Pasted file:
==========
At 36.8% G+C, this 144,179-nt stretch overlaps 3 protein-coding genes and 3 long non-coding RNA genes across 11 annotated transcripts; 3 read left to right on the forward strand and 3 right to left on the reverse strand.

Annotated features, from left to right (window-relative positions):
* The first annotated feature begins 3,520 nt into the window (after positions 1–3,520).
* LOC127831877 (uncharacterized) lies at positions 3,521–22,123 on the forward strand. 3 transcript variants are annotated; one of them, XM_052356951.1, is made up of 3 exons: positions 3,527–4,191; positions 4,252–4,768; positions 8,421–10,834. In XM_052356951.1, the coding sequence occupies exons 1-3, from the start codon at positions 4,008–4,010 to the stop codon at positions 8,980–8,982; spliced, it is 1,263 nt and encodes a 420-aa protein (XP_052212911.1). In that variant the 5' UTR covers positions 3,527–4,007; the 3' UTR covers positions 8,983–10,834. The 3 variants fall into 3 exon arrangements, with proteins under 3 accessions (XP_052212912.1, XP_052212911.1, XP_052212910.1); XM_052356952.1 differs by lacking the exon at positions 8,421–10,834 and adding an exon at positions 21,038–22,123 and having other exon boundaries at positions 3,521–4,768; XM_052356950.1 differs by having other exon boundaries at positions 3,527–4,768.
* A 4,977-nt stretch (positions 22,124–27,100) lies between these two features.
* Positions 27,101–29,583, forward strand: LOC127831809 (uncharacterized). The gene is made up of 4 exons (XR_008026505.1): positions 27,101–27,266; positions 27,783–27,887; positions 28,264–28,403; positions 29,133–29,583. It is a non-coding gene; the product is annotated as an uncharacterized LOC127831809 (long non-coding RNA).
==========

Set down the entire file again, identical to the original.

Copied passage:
At 36.8% G+C, this 144,179-nt stretch overlaps 3 protein-coding genes and 3 long non-coding RNA genes across 11 annotated transcripts; 3 read left to right on the forward strand and 3 right to left on the reverse strand.

Annotated features, from left to right (window-relative positions):
* The first annotated feature begins 3,520 nt into the window (after positions 1–3,520).
* LOC127831877 (uncharacterized) lies at positions 3,521–22,123 on the forward strand. 3 transcript variants are annotated; one of them, XM_052356951.1, is made up of 3 exons: positions 3,527–4,191; positions 4,252–4,768; positions 8,421–10,834. In XM_052356951.1, the coding sequence occupies exons 1-3, from the start codon at positions 4,008–4,010 to the stop codon at positions 8,980–8,982; spliced, it is 1,263 nt and encodes a 420-aa protein (XP_052212911.1). In that variant the 5' UTR covers positions 3,527–4,007; the 3' UTR covers positions 8,983–10,834. The 3 variants fall into 3 exon arrangements, with proteins under 3 accessions (XP_052212912.1, XP_052212911.1, XP_052212910.1); XM_052356952.1 differs by lacking the exon at positions 8,421–10,834 and adding an exon at positions 21,038–22,123 and having other exon boundaries at positions 3,521–4,768; XM_052356950.1 differs by having other exon boundaries at positions 3,527–4,768.
* A 4,977-nt stretch (positions 22,124–27,100) lies between these two features.
* Positions 27,101–29,583, forward strand: LOC127831809 (uncharacterized). The gene is made up of 4 exons (XR_008026505.1): positions 27,101–27,266; positions 27,783–27,887; positions 28,264–28,403; positions 29,133–29,583. It is a non-coding gene; the product is annotated as an uncharacterized LOC127831809 (long non-coding RNA).